In April 2022, the FDA issued a proposed rule to eliminate menthol as a characterizing flavor in cigarettes and prohibit all flavored cigars . Our findings for MA highlight the importance of comprehensive sales prohibitions to avoid product substitution. This is reflected in the recently proposed FDA rule to eliminate menthol from cigarettes while also removing flavored cigars from the marketplace. However, the final rule-making process will take time and will be subject to significant legal challenges from industry. Accordingly, states and local jurisdictions will continue to have an important role in eliminating the sales of all flavored tobacco products from the marketplace.
There are some limitations of this research. First, sales data are not a direct measure of tobacco use prevalence. Also, these sales data do not reflect online purchasing or purchasing from vape shops, which can account for an estimated one third of all e-cigarette market sales . Currently, there is no publicly available database that effectively tracks these sales. Purchasing from neighboring states, with less restrictive flavoring policies, was not captured in the data. To properly account for the sale of e-cigarette products, we used per capita ml of e-liquid. Unfortunately, we did not have complete data for earlier 4-week periods. While this may affect early 4-week time periods, we had close to 90% of all milliliter information at the time of treatment. Finally, while we attempted to control for a large range of tobacco endgame policies, not all our DID models met the parallel-trends assumption. Given that a majority of our models were robust, we believe our models support our findings, while acknowledging that, future research should focus on using more than two control states to evaluate the effect of these policies and to provide more robust parallel trends between treatment and control states.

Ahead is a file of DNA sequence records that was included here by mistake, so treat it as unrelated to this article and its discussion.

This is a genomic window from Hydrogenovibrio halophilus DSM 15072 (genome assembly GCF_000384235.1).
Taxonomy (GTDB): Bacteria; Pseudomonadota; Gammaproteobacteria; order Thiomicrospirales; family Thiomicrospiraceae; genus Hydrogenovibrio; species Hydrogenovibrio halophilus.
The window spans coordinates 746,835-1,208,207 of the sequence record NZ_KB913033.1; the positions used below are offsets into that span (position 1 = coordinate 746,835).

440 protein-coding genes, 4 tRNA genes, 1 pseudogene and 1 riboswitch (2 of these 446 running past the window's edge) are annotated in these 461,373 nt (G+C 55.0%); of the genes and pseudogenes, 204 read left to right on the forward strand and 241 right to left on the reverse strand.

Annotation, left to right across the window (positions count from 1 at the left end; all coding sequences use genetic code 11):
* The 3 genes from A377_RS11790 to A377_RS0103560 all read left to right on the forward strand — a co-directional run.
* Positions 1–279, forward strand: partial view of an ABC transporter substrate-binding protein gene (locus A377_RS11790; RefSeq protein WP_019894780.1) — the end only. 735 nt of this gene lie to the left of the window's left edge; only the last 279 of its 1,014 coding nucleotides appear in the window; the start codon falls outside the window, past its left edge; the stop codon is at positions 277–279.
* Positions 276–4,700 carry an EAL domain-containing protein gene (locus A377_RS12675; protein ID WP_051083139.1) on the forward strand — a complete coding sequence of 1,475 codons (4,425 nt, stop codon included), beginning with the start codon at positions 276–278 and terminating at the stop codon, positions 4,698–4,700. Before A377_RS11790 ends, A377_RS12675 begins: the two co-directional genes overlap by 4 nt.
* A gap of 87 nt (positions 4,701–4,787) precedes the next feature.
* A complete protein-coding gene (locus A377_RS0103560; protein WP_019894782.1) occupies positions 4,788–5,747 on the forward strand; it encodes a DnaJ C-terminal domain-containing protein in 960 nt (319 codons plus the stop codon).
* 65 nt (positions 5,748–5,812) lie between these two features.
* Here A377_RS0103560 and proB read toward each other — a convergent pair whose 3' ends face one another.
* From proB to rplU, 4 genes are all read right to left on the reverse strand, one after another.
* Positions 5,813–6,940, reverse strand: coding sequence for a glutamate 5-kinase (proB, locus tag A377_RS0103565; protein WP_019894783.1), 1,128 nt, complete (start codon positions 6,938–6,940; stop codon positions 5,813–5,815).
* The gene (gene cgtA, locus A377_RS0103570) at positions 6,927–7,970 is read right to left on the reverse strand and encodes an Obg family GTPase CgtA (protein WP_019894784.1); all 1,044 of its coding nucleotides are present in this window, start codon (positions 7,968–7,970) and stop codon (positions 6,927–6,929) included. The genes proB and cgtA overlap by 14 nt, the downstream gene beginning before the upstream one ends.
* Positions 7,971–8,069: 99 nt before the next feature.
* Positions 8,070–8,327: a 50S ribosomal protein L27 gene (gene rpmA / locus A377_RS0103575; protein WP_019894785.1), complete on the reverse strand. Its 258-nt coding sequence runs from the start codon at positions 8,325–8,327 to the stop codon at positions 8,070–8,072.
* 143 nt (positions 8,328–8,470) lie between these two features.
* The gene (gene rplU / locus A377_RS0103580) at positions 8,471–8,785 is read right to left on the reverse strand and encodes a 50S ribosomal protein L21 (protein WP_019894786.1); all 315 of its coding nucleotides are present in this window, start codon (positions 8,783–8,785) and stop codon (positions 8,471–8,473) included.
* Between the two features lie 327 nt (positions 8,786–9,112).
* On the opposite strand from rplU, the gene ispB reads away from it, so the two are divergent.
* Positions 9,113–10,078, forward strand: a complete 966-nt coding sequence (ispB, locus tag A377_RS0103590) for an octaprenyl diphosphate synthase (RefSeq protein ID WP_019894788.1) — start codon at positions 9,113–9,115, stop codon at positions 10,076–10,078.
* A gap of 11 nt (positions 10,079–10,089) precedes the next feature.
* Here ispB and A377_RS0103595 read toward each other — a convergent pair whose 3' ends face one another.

Additional research should explore tobacco retailer compliance with structure and implementation of flavor prohibitions, as well as the effect on youth flavored tobacco use. A comprehensive qualitative review  of studies done to date has shown that more robust study designs and methods and longitudinal follow-up are needed to continue to assess population health impact for policy implementation and outcome evaluation around flavored tobacco sales restrictions. Evaluation of different policies at the state and local levels, in combination with federal regulation, can provide insights into optimal structures and interactions of tobacco endgame policies for optimal health impact.